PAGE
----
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Check Review: Yeleti Fails To Checkmate Boredom
Chandrasekhar Yeleti is one of the original directors in Telugu Cinema to inherit the tag Creative Director. Leave aside the inspirations or limitless ingenuity of ideas, he is one of the few filmmakers in this century to believe in quality over quantity. This is the reason for his films gaining a cult following over the years despite the off-beat subjects and non-commercial execution. But after the extraordinarily tight Aithe, his next film Anukokunda Oka Roju lost steam in terms of narration flow.
The same has been happening ever since and he hasn't scored a blockbuster despite being in the industry for more than a decade and a half and is among the well respected filmmakers. His stories are grounded in reality and the protagonists are like our everyday people. The way he deals with his subjects oozes humanity. But for any work of art to click commercially, you need a structural reinforcement. Similar to a building, a work of art should have an underlying structure. And that structure must be reinforced before it is sent into the market.
After the critical acclaim and commercial failure his previous film, Manamantha, encountered, he's back with another unique subject. A story set in a jail. And has a Chess backdrop. And a protagonist who's a terrorist to be executed by hanging unto death. Will it work out? Or fizzle out like his previous well made but badly (read: non-commercial) executed films. Let's see with Nithiin's Check review.
Aditya is a youngster. And an untypical one at that. He's a terrorist and the film begins with the death sentence he received from the Court by hanging unto death. But as Nithiin is the hero, and it's a commercial film, he should have a flashback. That flashback is extracted through his interactions with various means. Rakul Preet Singh plays the role of a lawyer who's there to save him. Or through reminiscing. And in many ways. Why and how and if he became a terrorist really is the job of flashback.
In the flashback he has a lover played by Priya Prakash Warrier in her Best Launch into Cinemas as she herself had proclaimed during the promotions. There's a song between her and Nithiin where she looked utterly gorgeous. What about chemistry? Well it's too cute. What about her performance? Tiger Shroff will be proud. Well, if Oru Adaar Love couldn't prove the fact, this film proves it. She's an honored graduate of Tiger Shroff Academy of Acting.
Right! With the terrorist angle, the film comes to the present. To move the story forward, the director introduces a new character played by Sai Chand in his typical fashionable Avatar. Btw, forgot to tell you. Murli Sharma is the jailer and he's good as usual. Sai Chand teaches Aditya (if you forget by now, it's Nithiin) Chess. He plans to use this game as a means of attaining freedom. On the other hand, Rakul Preet fights for him in the court and when all attempts fail, she even tries to get pardon from the President.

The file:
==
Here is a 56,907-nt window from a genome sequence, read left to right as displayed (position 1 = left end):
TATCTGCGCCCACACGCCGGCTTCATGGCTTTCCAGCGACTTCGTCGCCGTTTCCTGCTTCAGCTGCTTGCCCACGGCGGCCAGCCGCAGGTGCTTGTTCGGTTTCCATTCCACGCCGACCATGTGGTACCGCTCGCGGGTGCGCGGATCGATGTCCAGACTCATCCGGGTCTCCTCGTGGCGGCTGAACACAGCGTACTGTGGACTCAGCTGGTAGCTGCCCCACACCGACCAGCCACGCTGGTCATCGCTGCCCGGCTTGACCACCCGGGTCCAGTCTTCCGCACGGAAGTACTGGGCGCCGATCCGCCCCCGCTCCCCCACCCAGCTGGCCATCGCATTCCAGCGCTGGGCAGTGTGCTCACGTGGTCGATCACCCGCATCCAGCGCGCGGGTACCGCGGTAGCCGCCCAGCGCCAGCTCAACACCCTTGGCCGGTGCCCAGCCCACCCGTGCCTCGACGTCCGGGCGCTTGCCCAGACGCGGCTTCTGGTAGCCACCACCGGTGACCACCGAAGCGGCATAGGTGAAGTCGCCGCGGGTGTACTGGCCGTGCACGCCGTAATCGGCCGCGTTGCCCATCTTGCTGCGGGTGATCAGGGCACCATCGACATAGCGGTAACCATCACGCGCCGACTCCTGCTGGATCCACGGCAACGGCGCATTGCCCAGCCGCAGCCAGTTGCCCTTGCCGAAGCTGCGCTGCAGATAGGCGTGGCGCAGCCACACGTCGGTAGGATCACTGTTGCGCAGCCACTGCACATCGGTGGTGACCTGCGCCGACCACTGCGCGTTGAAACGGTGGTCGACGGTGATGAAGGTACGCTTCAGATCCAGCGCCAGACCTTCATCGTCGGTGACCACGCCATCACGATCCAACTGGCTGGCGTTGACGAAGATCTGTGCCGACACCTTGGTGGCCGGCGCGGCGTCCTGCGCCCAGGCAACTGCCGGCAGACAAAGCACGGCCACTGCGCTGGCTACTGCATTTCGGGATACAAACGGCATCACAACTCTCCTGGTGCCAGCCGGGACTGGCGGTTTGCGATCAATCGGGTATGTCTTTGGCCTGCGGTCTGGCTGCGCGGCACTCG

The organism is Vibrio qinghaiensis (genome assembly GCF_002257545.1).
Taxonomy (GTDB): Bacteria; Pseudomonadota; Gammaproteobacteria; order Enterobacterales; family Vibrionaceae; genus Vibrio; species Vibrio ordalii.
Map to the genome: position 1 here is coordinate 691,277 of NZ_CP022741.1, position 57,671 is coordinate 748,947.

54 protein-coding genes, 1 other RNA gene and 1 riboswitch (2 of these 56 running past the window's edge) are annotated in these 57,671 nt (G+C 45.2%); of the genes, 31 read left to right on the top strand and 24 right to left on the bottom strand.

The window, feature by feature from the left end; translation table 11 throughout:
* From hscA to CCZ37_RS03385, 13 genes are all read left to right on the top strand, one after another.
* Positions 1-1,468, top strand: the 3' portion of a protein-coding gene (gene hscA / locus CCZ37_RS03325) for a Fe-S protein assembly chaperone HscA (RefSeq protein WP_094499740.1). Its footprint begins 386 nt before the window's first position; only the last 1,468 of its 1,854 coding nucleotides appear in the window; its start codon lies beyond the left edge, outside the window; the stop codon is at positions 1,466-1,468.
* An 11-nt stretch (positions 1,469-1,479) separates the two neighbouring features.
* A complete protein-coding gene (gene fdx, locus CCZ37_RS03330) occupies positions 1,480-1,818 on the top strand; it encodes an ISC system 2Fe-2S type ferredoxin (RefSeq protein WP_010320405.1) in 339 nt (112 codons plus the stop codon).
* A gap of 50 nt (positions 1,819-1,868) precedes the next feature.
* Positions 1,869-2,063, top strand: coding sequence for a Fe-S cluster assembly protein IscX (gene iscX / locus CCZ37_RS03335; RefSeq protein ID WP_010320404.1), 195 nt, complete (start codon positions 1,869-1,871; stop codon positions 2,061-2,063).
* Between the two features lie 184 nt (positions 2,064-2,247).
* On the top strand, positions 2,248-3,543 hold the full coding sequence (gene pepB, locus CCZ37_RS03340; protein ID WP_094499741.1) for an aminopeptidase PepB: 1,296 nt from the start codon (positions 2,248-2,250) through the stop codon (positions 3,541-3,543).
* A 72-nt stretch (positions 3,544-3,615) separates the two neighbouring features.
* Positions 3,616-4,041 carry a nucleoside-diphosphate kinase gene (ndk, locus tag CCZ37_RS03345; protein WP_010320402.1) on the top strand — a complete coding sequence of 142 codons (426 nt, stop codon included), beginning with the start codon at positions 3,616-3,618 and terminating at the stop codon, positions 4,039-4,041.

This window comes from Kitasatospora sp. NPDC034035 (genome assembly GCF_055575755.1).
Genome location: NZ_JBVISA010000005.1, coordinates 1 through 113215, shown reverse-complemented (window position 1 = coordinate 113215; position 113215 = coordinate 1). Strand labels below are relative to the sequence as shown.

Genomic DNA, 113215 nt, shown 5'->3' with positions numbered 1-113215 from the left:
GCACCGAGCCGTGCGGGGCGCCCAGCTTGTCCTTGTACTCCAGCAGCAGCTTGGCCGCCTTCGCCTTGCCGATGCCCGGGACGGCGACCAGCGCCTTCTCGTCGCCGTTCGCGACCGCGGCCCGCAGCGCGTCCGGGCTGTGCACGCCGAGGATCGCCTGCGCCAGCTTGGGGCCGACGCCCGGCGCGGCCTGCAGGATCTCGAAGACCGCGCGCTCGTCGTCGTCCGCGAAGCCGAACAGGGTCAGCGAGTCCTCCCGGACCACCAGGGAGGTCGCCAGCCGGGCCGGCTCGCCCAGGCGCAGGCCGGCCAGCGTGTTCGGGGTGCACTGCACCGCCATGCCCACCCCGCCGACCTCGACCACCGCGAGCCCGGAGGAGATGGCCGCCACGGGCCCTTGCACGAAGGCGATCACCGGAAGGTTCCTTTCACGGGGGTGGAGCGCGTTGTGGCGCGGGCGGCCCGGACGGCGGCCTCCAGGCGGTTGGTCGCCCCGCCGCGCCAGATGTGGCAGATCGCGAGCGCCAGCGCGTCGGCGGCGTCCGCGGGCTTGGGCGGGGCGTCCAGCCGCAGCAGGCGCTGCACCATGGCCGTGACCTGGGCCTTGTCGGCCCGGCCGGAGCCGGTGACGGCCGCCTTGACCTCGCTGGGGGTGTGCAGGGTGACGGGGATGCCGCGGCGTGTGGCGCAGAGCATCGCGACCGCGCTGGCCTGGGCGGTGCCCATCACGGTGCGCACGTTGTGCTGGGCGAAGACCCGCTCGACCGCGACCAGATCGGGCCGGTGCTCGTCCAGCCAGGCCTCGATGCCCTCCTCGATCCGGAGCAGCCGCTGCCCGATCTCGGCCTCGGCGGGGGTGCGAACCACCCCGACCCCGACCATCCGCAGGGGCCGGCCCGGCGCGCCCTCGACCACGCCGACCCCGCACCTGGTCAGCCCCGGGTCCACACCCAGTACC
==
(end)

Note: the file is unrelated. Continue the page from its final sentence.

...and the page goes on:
What happens next is unguessable climax which is logically sound but derives mixed response from the audience.
Nithiin is more of an entertainer than an actor is a known fact. He's a star first. He's generally prone to overact in the lines of Pawan Kalyan which is typical of the way of real life youngsters of a couple of generations. He had to curb those inhibitions for this role and he's made to underplay the role. He did his best. But we certainly miss his exuberance. This should have been filled with a script brizzling with kinetic energy. But the director failed in this aspect.
Rakul Preet is near in her portrayal of the most crucial role in the film and she did well within her limitations. Sai Chand is his typical self. Sampat (the bad jailer in the latter part)) and a few actors who played senior officials played the template roles of Chandrasekhar Yeleti films and acted in those templatish ways. Murli Sharma is the best among the complete team and he didn't get that meaty role we expect him to play.
Writing and direction
The narration starts in an interesting manner but loses steam after the first 15 minutes. The flow gives us the idea of watching a movie with a difference. But we know how it's going to go down in terms of cinematic experience within the next few minutes with self indulgent filmmaking. The way the chess matches are intercut to the court scenes is a gem of a strategy if executed well. But chess is a game which lacks the kinetic energy needed for a motion picture. Yeleti is no Rajamouli in the sense that he makes everything understood by the laymen audience. Nor is he Sukumar to grasp the audience with raw emotions.
This made us feel like we're watching two films made by the same filmmaker - one good and the other pretty average. This detracts the audience from having a complete experience. The screenplay is similarly uneven. On one side we understand it could have been a top class film. On the other side we know that it's fizzling out. Unfortunate.
The music by Kalyani Malik is good. The song worked more because of the cute chemistry of the lead pair than because of its merits. But the background score is superb. It created a unified thread to the narration. Helped the audience to bear with the not so good sequences. The cinematography is terrific. The art department did a fantabulous job of creating the right atmosphere for the film. The editing is listless. But atleast consistent with the tone of narration. The production values are good.
Check your expectations before hitting the book button on the ticket selling sites. You'll enjoy the film for its own being. Else, it's not as good as you expect from a Yeleti film. Certainly not his best film. One time watch.
Rating: 2.25 out of 5
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